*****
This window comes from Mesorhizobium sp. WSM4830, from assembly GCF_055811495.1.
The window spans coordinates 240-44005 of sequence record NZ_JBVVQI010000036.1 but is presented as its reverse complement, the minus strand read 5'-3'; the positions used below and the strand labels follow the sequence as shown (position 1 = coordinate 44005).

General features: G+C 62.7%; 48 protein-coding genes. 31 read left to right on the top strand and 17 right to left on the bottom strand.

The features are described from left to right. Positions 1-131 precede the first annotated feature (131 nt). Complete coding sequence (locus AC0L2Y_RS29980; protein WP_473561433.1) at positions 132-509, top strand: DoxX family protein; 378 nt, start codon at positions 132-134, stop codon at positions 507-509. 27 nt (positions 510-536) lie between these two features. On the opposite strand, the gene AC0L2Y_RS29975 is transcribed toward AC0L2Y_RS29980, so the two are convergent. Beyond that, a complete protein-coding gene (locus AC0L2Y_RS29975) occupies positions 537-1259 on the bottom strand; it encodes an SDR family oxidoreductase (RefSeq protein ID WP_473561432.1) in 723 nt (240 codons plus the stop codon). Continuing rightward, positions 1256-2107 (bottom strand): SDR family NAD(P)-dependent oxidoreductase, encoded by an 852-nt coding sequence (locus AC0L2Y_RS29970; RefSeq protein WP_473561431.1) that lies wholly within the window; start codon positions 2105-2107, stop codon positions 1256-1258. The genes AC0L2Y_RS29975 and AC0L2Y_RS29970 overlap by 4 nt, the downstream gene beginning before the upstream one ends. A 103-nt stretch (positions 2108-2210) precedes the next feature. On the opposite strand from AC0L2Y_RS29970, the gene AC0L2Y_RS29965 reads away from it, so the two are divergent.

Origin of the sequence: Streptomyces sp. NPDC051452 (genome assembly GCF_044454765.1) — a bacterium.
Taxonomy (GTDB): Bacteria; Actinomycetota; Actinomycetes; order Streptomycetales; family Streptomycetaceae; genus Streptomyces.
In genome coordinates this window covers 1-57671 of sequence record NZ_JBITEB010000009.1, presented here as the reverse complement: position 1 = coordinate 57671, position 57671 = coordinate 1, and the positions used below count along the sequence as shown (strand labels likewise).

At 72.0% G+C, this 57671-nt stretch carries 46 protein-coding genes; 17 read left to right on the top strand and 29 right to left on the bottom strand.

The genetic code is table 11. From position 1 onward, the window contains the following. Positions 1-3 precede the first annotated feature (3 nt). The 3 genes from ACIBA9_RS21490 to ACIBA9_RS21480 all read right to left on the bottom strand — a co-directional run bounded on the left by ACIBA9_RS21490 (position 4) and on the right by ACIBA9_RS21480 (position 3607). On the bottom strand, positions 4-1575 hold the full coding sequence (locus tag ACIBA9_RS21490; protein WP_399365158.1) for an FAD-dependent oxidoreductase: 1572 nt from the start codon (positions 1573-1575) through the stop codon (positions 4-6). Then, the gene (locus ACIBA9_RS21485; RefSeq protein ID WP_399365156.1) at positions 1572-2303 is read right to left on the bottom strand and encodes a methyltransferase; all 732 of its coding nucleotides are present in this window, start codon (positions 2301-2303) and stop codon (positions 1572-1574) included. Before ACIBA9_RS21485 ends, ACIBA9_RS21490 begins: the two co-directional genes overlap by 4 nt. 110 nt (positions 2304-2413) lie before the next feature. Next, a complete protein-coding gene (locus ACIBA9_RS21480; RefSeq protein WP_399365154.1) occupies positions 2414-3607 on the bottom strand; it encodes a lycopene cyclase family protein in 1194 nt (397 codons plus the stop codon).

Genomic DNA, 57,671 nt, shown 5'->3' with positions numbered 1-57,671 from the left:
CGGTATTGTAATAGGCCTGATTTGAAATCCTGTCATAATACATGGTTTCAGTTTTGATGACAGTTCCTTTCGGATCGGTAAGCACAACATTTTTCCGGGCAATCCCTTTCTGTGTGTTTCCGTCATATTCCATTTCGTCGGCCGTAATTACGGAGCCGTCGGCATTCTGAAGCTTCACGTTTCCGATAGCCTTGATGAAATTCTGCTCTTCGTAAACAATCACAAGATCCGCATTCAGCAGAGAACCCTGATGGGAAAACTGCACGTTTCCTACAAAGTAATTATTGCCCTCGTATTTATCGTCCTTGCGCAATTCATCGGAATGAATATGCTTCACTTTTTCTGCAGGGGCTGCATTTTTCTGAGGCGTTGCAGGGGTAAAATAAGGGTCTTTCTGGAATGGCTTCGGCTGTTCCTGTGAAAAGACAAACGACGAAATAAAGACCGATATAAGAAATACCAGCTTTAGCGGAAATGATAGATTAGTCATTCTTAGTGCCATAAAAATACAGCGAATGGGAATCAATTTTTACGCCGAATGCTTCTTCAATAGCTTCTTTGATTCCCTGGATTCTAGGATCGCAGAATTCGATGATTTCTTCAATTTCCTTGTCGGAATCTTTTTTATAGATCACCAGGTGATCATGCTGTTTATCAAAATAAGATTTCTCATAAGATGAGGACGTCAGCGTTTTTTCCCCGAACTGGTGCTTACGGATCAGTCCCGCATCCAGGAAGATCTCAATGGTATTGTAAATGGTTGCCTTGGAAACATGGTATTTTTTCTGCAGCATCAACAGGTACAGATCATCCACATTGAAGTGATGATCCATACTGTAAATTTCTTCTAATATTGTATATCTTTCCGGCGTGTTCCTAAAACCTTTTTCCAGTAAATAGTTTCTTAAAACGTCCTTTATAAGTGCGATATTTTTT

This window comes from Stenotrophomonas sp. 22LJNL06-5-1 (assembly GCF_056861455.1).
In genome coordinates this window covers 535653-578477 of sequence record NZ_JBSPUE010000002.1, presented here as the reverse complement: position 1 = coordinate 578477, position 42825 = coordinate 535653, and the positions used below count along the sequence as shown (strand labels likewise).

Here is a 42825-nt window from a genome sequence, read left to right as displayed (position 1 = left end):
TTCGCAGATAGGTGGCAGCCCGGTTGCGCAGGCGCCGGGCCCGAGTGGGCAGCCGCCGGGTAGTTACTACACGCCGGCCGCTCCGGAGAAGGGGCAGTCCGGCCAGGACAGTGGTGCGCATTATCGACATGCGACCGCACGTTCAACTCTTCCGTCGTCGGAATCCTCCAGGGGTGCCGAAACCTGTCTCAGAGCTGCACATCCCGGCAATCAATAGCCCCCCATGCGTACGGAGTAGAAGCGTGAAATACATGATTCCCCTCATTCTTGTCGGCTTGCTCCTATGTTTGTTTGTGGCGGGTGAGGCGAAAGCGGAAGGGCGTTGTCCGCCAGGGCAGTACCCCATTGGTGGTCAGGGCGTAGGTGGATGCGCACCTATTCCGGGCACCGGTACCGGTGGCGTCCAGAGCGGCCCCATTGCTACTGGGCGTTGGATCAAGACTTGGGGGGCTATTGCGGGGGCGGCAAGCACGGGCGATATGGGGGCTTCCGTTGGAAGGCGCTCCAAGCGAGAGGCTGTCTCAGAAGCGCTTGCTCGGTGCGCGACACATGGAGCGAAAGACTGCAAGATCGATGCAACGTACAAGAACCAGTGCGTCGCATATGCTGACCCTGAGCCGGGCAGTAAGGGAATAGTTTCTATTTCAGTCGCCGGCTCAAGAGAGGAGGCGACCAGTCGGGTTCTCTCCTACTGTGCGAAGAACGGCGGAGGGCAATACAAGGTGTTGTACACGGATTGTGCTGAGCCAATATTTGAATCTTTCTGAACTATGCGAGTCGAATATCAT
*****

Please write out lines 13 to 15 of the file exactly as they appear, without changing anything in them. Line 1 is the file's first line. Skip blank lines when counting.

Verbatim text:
In genome coordinates this window covers 535653-578477 of sequence record NZ_JBSPUE010000002.1, presented here as the reverse complement: position 1 = coordinate 578477, position 42825 = coordinate 535653, and the positions used below count along the sequence as shown (strand labels likewise).

Here is a 42825-nt window from a genome sequence, read left to right as displayed (position 1 = left end):
TTCGCAGATAGGTGGCAGCCCGGTTGCGCAGGCGCCGGGCCCGAGTGGGCAGCCGCCGGGTAGTTACTACACGCCGGCCGCTCCGGAGAAGGGGCAGTCCGGCCAGGACAGTGGTGCGCATTATCGACATGCGACCGCACGTTCAACTCTTCCGTCGTCGGAATCCTCCAGGGGTGCCGAAACCTGTCTCAGAGCTGCACATCCCGGCAATCAATAGCCCCCCATGCGTACGGAGTAGAAGCGTGAAATACATGATTCCCCTCATTCTTGTCGGCTTGCTCCTATGTTTGTTTGTGGCGGGTGAGGCGAAAGCGGAAGGGCGTTGTCCGCCAGGGCAGTACCCCATTGGTGGTCAGGGCGTAGGTGGATGCGCACCTATTCCGGGCACCGGTACCGGTGGCGTCCAGAGCGGCCCCATTGCTACTGGGCGTTGGATCAAGACTTGGGGGGCTATTGCGGGGGCGGCAAGCACGGGCGATATGGGGGCTTCCGTTGGAAGGCGCTCCAAGCGAGAGGCTGTCTCAGAAGCGCTTGCTCGGTGCGCGACACATGGAGCGAAAGACTGCAAGATCGATGCAACGTACAAGAACCAGTGCGTCGCATATGCTGACCCTGAGCCGGGCAGTAAGGGAATAGTTTCTATTTCAGTCGCCGGCTCAAGAGAGGAGGCGACCAGTCGGGTTCTCTCCTACTGTGCGAAGAACGGCGGAGGGCAATACAAGGTGTTGTACACGGATTGTGCTGAGCCAATATTTGAATCTTTCTGAACTATGCGAGTCGAATATCAT